To clarify, in case any readers are not 100% clear, Archbishop Andrew [Maklakov] is a contemporary figure, the head of the American diocese of the Russian Orthodox Autonomous Church headquartered in the classic city of Suzdal, part of what's called the Golden Ring of historic cities not too far from Moscow. The tourist route, in short, but the Church there is against the Moscow Patriarchate, hence has suffered constant persecution over many years from the authorities.
Despite the Russian last name, Abp Andrei is an American. He changed his name to a Russian one a long time ago.

He was the cell attendant [assistant/in this case, like a nurse] for an earlier Archbishop Andrew of Rockland. There is a thread about the latter I will get in case anyone wants to learn more about this important figure.
When the above quotation says "he became a priest in 1927, this refers to this Abp Andrew [Rymarenko]. then a layman named Adrian. The name changes when the person enters monasticism.
Adrian Rymarenko was married to a Eugenia [more about her in the next post.] They both visited Elder Nektary, who changed their life directions.
When Adrian became Fr Adrian, it turned out to be he who, upon hearing that Elder Nektary was nearing his repose, raced from his hometown of Romny [sounds American !] in Ukraine all the way to Kholmishche in Bryansk province. All civilian transport was highly difficult in the 1st decade of Soviet rule, but Fr Adrian managed to arrive just in time. This seems to have been Elder Nektary's wish, to have Fr Adrian be present at his repose.

Thus, Fr Adrian took with him through tortuous travels through Berlin and DP camps in Germany [for "displaced persons" after World War II - these were notorious for the most miserable conditions] all the teachings of his Elder. Finally to New York, where he founded a convent to carry on the traditional monasticism that he had witnessed.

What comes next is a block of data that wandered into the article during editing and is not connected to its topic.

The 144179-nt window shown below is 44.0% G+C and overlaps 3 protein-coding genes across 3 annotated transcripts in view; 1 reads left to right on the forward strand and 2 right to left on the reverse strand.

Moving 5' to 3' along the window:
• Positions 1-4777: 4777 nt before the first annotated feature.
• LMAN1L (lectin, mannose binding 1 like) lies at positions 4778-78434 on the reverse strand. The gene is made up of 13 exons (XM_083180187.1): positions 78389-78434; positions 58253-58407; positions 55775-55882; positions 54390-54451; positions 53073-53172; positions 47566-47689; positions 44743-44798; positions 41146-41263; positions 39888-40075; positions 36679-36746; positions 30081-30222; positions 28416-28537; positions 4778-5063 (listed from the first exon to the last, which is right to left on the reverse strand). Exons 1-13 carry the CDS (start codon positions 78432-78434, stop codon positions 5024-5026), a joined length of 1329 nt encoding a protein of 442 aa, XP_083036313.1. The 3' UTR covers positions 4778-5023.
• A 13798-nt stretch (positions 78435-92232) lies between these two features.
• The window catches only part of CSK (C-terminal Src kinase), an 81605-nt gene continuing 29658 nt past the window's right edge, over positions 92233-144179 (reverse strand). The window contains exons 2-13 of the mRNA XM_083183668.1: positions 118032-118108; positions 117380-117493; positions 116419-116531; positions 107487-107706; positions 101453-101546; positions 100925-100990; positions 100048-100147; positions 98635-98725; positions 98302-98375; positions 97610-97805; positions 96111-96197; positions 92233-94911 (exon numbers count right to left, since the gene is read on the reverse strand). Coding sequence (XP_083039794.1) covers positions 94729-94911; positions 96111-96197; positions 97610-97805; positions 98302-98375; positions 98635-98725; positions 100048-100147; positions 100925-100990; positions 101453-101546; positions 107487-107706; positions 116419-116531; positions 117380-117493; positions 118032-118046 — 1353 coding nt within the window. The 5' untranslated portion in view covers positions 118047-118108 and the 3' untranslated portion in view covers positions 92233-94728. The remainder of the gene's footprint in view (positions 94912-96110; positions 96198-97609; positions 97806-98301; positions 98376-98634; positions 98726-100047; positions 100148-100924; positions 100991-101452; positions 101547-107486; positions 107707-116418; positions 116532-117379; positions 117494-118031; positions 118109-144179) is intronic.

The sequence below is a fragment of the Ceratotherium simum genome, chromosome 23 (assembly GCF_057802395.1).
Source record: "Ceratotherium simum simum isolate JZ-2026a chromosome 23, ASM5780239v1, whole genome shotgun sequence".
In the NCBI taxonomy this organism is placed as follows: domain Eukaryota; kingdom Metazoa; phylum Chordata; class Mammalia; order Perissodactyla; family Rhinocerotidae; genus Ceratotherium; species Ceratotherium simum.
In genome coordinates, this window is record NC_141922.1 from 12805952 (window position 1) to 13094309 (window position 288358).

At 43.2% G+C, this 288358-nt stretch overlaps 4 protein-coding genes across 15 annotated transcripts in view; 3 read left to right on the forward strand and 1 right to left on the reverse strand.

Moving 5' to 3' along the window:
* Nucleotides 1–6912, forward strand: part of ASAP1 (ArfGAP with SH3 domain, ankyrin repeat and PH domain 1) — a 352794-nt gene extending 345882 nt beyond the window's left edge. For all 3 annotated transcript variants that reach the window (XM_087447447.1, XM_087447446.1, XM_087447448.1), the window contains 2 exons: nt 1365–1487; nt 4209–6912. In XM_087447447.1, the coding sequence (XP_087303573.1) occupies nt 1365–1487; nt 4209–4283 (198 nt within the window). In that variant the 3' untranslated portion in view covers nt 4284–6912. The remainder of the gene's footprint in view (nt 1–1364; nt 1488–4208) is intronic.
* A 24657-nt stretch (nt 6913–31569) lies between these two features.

Eventually, his matushka [priest's wife] Eugenia reposed and Fr Adrian accepted monasticism. He was elevated to the rank of Archbishop and given the name of a place in New York State, Rockland.

As I understand, Abp Andrei the American requested to hold the same title "of Rockland" in honor of HIS elder, Abp Andrew [Rymarenko]. That's why there are two of the same name : they are in the same lineage going bac to Elder Nektary of Optina, the last appointed Elder of the famous monastery.

 
 

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Re: Elder Nektary of Optina

Post by Barbara »

Matushka Eugenia Rymarenko wrote a long pamphlet "Reminiscences : Recollections About Elder Nektary of Optina", published in 1993 by Jordanville Monastery.

The 1st part is in a diary format with entries for each day that she was able to meet with Elder Nektary, against the backdrop of the tumultuous 1920s, when the Bolsheviks plunged the country into disaster and chaos.

She describes herself in the beginning as the daughter of prominent landowners [this word means nobility] in the province of Poltava. Eugenia had been in the occult for some time while studying in St Petersburg. She transferred to Moscow and lost interest in this field. But still had no relationship to the Orthodox Church.

Her parents reposed, causing her to return to what appears to have been her hometown of Romny. There, she relates, she met Fr Adrian. She read the religious books he gave her and developed an interest in meeting an Optina Elder. The Elder at the time was Anatoly the Younger, so with no understanding of the importance of Elders, she journeyed to Optina - the 1st trip of so many in the years to follow - to meet Fr Anatoly. She wanted to find out from him information about her future, like a crystal ball reading - !

Instead, the kind Elder set her on a spiritual path. He blessed her marriage to Fr Adrian and served as the godfather to their 1st son, Seraphim. I think this was the one who was killed in World War II by Allied bombing of the church where Fr Adrian was serving.